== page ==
Correspondence regarding establishing Promontory Summit as a national monument. Unpublished manuscript by Anderson (100 pages).
Leona Y. Anderson
Anderson (b. 1895) recalls growing up in the Snowville/Promontory area. Topics include cattle roundups, Kelton, Park Valley, the Houghton Store, trains, the steamboat "City of Corrine," automobiles, social activities, first radio and television broadcasts, and the marker at Promontory. Interviewed by Greg Thompson and Phil Notarianni. 34 pages.
Baltazar (b. 1896) discusses his emigration from Mexico to the United States, employment by the railroad, working and living in Promontory, livestock, Italians, labor unions, the Depression, education, and social activities in Promontory. Interviewed by Greg Thompson and Phil Notarianni. 42 pages.
Grace N. Brough
Brough (b. 1885) details her genealogy and discusses homesteading in the Promontory area. Other topics include the Bar-M ranch, mustangs, Lavina Rock, the towns of Wells and Fernley, social activities, the WPA, and World War II. Interviewed by Greg Thompson and Phil Notarianni. 34 pages.
W. A. Clay
Clay (b. 1884) was born in a company house at Promontory, where his father was the night telegraph operator. He describes the buildings and landscape. Other topics include engines, section men, Utah Hot Springs, trains, hobos, and the first Model-T coup. Interviewed by Greg Thompson and Phil Notarianni. 26 pages.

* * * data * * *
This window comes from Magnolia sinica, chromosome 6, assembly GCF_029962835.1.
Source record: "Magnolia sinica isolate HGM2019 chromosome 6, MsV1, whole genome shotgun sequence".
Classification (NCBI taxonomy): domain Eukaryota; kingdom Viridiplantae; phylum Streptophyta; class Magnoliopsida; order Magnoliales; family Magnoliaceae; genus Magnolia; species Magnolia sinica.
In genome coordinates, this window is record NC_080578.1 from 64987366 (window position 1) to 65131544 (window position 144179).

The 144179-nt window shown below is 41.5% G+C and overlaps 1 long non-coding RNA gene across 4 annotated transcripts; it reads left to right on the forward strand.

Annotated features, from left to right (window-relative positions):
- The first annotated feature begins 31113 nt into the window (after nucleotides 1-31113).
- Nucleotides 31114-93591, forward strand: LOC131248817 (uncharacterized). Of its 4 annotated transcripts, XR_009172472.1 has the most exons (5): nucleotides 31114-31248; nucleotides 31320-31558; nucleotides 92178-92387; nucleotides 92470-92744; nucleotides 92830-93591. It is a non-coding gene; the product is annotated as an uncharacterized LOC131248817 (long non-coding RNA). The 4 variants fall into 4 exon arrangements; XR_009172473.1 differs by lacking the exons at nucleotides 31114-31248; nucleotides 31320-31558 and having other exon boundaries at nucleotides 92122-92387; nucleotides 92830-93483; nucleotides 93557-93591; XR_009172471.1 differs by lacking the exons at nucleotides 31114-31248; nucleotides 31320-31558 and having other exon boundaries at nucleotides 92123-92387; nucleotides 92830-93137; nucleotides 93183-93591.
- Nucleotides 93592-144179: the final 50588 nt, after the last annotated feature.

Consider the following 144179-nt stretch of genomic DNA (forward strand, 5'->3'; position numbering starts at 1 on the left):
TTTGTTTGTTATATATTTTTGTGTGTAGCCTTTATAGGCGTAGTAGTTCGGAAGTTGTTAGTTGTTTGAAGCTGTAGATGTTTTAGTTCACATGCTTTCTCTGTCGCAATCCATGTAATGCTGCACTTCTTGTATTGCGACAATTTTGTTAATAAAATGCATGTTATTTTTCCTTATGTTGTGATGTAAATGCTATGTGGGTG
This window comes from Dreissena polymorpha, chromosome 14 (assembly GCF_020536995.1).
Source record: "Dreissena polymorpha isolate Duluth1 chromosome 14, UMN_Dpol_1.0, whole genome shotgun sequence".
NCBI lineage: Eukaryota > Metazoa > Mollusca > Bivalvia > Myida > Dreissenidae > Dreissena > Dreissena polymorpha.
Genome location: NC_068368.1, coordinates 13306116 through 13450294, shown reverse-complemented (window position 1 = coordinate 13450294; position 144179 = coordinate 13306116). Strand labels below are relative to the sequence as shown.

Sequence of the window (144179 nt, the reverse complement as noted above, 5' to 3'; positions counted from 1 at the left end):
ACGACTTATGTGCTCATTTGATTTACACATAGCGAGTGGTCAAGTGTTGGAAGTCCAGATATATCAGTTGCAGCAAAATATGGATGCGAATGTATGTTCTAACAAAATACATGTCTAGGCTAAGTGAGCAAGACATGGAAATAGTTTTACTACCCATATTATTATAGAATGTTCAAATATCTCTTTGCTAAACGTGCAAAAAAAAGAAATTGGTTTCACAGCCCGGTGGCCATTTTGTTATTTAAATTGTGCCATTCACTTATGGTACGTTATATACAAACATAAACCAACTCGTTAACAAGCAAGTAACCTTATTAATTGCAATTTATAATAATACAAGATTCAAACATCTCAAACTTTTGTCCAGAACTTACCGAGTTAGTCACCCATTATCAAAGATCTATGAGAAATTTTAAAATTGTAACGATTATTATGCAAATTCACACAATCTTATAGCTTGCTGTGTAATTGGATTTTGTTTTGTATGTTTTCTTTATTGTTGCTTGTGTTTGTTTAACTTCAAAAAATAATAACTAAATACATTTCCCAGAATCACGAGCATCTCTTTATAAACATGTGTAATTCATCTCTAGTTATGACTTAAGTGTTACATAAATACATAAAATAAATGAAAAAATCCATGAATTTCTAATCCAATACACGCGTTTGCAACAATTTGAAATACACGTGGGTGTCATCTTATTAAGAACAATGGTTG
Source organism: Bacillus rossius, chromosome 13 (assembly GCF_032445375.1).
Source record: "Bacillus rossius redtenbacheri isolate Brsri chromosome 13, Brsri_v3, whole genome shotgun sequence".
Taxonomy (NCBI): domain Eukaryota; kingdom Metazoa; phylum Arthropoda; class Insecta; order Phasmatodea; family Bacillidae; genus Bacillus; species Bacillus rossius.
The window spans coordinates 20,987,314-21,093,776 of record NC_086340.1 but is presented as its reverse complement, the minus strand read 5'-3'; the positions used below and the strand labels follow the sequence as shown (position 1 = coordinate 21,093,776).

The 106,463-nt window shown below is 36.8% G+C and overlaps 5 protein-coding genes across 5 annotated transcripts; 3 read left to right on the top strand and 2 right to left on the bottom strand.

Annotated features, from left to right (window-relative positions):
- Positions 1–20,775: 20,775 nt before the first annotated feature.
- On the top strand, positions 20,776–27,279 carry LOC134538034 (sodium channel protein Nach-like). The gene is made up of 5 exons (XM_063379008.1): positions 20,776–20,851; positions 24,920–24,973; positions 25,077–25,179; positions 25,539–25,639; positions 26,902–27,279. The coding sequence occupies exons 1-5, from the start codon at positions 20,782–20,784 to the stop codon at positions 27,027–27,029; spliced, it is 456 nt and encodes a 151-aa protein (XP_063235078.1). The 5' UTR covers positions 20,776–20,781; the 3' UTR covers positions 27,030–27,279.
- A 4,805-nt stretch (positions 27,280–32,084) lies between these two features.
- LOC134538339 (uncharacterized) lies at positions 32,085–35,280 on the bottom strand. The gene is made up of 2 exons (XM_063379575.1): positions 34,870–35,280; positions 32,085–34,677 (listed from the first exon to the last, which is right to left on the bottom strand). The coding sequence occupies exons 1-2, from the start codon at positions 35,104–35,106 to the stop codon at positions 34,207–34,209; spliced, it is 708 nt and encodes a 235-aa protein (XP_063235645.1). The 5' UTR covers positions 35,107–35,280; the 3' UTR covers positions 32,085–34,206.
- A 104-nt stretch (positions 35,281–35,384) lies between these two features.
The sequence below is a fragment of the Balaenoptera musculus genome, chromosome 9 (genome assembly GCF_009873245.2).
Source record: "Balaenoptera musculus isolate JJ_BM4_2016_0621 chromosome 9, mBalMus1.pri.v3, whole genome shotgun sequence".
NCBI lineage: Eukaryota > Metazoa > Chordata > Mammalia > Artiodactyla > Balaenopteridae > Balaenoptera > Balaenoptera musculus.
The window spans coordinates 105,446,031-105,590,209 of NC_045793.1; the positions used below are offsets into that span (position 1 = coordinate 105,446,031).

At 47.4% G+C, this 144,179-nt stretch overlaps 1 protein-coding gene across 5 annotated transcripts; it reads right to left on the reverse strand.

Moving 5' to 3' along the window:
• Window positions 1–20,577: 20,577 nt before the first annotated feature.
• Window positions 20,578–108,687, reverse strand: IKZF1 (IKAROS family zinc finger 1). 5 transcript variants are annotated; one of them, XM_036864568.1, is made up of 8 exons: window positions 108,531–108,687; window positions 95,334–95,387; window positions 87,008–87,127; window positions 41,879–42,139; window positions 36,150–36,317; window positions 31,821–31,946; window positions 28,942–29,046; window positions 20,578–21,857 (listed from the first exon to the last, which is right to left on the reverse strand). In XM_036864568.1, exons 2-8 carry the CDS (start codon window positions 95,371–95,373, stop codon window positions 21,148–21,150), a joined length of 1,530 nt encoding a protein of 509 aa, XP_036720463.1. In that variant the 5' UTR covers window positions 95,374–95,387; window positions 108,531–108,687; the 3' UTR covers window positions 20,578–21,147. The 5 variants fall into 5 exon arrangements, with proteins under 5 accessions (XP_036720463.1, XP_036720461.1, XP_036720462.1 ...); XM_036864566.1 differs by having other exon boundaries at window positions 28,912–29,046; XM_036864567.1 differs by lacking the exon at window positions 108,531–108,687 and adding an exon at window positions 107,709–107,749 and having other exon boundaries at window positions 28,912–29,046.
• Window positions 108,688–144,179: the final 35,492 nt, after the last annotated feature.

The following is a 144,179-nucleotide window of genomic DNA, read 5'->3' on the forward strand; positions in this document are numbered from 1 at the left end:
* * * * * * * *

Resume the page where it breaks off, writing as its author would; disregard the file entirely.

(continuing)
Isaac W. Finn
Finn (b. 1886) was born in Arkansas, but the family moved to Utah, where his father was a section foreman for the railroad. According to his father, the outlaw Jesse James was employed by the railroad in Green River, Wyoming. Finn talks about life in Willard, Utah. Other topics include a sugar factory in Ogden, Church Island, mustangs, the Bar-M ranch, price of alcoholic beverages, transportaion, rattlesnakes, and the impact of the railroad on the cattle industry. Interviewed by Greg Thompson and Phil Notarianni. 32 pages.
Bernice H. Gerristen
Gerristen (b. 1912) talks about her parents and life in Promontory. Topics include social events, the Golden Spike monument, Montello and Kelton, the mail, the Houghton store, the post office, and steamships on the Great Salt Lake. Interviewed by Greg Thompson and Phil Notarianni. 29 pages.
Harmon (b. 1901) describes his training and apprenticesip as a telegraph operator. He worked throughout the west. Topics discussed include the Oregon Short Line, Brigham City, Thiokol, Tremonton, Malad, freighting, the Southern Pacific, Western Union, World War II and the Lucin Cutoff, Cash Junction, and Shoshone, Idaho. Interviewed by Greg Thompson and Phil Notarianni. 23 pages.